I-PASS Handoff Curriculum: Computer Module

Publication ID Published Volume
9337 October 5, 2013 9

Abstract

The I-PASS Computer Module provides a unique platform for asynchronous, individualized learning of key elements of the I-PASS Curriculum. It features embedded knowledge questions which provide an evaluation of learners’ understanding of each of the major I-PASS concepts. In addition, individual subtopics may be accessed separately if one wishes to refresh knowledge of certain components of the I-PASS Curriculum. Video elements, supplemental printable documents, and test your knowledge questions are integrated into the module.

A detailed article describing the development, implementation, and dissemination of the I-PASS Handoff Curriculum can be found at Academic Medicine 2014; 89(6): 876-884. PMID: 24871238.

Goals of the I-PASS Handoff Curriculum for Residents:

  • Understand the context of medical errors associated with communication failures
  • Introduce the TeamSTEPPS(TM) model of team training with an emphasis on leadership skills, training strategies, and communication skills in order to optimize team function
  • Learn the global elements of effective verbal and printed handoffs
  • Know the elements of an effective verbal handoff
  • Know the elements of an effective printed handoff document
  • Adopt the I-PASS mnemonic
  • Use high quality patient summaries to convey clinical information concisely and effectively in a handoff
  • Incorporate contingency planning in clinical care, especially in handoffs

Goals of the I-PASS Handoff Curriculum for Faculty:

  • Understand the role of a faculty champion in the I-PASS handoff program
  • Learn and be able to use the I-PASS handoff technique
  • Understand the elements and organization of the Core Resident Workshop and Handoff Simulation Exercises
  • Introduce the faculty observation process for the I-PASS handoff program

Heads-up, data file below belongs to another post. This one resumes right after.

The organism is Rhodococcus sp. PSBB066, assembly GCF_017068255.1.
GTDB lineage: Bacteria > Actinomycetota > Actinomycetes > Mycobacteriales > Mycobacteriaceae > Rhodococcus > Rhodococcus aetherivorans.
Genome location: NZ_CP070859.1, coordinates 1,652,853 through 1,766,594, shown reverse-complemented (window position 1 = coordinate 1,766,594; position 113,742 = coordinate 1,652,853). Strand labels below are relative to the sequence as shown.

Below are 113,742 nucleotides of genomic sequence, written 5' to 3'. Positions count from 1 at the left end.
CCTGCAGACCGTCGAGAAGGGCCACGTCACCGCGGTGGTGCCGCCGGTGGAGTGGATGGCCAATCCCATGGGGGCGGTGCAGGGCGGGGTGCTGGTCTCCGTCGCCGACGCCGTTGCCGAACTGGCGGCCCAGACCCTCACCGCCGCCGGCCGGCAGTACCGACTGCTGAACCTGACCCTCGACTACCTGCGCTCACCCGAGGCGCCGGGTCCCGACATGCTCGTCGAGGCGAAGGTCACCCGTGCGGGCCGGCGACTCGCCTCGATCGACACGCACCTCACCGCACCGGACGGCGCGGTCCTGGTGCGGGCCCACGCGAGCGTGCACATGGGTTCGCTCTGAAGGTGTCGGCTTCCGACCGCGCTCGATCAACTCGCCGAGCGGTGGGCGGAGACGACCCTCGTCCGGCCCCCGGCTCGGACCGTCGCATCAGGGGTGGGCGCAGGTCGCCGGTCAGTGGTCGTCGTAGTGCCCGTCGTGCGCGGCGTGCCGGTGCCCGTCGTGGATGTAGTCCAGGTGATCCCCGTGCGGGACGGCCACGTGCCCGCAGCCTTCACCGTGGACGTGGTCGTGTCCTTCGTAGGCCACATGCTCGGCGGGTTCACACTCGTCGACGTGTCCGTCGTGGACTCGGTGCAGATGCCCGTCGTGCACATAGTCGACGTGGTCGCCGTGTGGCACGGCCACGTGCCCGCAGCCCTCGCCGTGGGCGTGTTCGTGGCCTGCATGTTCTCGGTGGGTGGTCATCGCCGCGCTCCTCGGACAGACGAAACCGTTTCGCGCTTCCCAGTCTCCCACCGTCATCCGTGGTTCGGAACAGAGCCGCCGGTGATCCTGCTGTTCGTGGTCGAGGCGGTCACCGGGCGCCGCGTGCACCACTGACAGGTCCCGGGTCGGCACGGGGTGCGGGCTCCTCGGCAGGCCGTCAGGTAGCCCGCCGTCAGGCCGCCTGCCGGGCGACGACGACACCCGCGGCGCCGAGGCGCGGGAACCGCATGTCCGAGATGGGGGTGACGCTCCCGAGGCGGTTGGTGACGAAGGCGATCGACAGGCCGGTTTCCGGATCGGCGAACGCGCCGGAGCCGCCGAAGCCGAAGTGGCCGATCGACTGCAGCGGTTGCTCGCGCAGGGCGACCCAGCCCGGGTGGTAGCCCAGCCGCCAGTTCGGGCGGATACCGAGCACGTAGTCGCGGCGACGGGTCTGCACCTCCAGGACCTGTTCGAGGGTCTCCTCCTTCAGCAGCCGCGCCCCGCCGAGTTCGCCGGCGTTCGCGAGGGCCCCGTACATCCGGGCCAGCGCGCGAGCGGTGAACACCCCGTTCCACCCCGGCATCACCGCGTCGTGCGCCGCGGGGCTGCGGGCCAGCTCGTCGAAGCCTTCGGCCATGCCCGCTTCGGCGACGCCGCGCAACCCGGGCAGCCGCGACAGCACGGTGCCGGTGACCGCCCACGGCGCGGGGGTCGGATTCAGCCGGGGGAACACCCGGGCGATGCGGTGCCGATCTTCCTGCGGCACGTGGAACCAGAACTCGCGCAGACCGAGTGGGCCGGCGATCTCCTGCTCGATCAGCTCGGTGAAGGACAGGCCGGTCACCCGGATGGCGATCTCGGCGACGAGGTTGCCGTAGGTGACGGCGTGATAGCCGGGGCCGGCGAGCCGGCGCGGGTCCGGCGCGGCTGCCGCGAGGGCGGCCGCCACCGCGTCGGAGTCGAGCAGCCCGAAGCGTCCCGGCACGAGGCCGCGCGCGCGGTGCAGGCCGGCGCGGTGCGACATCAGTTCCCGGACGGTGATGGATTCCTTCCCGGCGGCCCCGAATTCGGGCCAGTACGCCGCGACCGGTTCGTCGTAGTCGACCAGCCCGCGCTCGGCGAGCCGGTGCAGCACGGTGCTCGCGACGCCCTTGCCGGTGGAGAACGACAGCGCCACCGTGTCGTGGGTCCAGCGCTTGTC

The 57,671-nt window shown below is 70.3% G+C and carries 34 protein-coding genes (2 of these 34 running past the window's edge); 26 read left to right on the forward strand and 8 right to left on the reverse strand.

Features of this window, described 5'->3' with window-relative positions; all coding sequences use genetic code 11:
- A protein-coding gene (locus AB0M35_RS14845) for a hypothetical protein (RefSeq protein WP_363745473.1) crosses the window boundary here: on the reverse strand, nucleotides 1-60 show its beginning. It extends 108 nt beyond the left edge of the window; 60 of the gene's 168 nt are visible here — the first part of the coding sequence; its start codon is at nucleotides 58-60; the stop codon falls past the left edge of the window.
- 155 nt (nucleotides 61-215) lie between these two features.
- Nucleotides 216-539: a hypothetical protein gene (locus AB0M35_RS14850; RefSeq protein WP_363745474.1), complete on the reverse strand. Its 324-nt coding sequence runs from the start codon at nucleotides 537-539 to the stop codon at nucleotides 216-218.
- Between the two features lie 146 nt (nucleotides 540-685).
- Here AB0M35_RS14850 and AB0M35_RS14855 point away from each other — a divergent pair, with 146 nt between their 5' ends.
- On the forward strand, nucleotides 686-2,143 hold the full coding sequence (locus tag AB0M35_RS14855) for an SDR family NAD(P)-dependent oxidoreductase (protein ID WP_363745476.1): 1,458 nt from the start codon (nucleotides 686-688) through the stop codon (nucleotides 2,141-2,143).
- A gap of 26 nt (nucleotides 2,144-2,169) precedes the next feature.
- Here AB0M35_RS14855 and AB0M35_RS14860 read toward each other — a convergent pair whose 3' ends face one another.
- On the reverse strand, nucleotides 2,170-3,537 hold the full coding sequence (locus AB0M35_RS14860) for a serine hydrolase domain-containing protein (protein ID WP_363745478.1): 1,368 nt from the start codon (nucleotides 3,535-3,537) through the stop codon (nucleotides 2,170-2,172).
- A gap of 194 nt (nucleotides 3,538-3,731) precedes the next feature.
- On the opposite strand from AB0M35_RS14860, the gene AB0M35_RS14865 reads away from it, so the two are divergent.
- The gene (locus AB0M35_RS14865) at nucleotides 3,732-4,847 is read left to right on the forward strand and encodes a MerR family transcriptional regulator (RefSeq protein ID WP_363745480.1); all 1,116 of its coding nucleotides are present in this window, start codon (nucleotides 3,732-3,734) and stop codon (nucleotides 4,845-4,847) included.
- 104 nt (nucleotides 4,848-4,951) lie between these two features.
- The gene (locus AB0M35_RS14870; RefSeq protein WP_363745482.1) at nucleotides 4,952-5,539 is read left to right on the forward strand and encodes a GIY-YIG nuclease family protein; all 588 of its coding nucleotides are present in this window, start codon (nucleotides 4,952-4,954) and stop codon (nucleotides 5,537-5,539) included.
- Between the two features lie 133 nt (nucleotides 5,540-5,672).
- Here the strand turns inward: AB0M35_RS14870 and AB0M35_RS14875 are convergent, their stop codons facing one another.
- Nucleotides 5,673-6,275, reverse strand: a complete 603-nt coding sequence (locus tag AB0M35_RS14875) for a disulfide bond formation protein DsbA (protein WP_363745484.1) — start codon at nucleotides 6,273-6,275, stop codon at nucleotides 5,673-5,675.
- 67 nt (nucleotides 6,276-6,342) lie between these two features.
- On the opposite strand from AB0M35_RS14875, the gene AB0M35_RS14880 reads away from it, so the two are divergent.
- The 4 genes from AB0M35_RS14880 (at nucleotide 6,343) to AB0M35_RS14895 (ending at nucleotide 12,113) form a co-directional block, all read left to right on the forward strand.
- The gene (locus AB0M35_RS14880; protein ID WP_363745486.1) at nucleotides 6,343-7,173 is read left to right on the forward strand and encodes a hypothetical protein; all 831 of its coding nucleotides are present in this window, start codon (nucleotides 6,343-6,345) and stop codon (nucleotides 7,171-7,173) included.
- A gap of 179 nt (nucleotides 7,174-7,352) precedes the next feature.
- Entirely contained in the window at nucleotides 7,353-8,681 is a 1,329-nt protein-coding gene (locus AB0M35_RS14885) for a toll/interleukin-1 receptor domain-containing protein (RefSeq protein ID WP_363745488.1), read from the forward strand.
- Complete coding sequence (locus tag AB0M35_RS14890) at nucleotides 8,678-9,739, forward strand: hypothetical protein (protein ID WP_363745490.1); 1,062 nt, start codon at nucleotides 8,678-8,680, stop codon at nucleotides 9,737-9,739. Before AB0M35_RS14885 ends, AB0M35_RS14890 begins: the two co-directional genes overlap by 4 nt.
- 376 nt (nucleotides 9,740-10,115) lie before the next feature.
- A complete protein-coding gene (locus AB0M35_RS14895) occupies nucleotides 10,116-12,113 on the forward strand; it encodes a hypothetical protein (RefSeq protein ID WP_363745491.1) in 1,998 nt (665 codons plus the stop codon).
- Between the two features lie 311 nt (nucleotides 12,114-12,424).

The I-PASS Handoff Curriculum: Computer Module is one of seven submissions which are part of the I-PASS Handoff Curriculum Collection, created by a group of pediatric educators, health services researchers, and hospitalists to teach a standardized approach to handoffs in inpatient settings. This collection is a comprehensive, evidence-based, and consensus-driven suite of educational materials created for a multi-site study that consists of seven major complementary components:

  1. I-PASS Handoff Curriculum: Core Resident Workshop, a 2-hour didactic and interactive session that teaches I-PASS techniques and concept

  2. I-PASS Handoff Curriculum: Handoff Simulation Exercises, a 1-hour interactive role-play session to allow for practicing of techniques learned in the resident workshop or computer module

  3. I-PASS Handoff Curriculum: Computer Module, an electronic tool that allows for independent learning and review of I-PASS concepts and techniques

  4. I-PASS Handoff Curriculum: Campaign Toolkit, a collection of materials to ensure adoption and implementation of the I-PASS handoff process and change institutional culture

  5. I-PASS Handoff Curriculum: Faculty Development Resources, a set of resources to educate and train faculty or handoff champions for the implementation of the I-PASS handoff program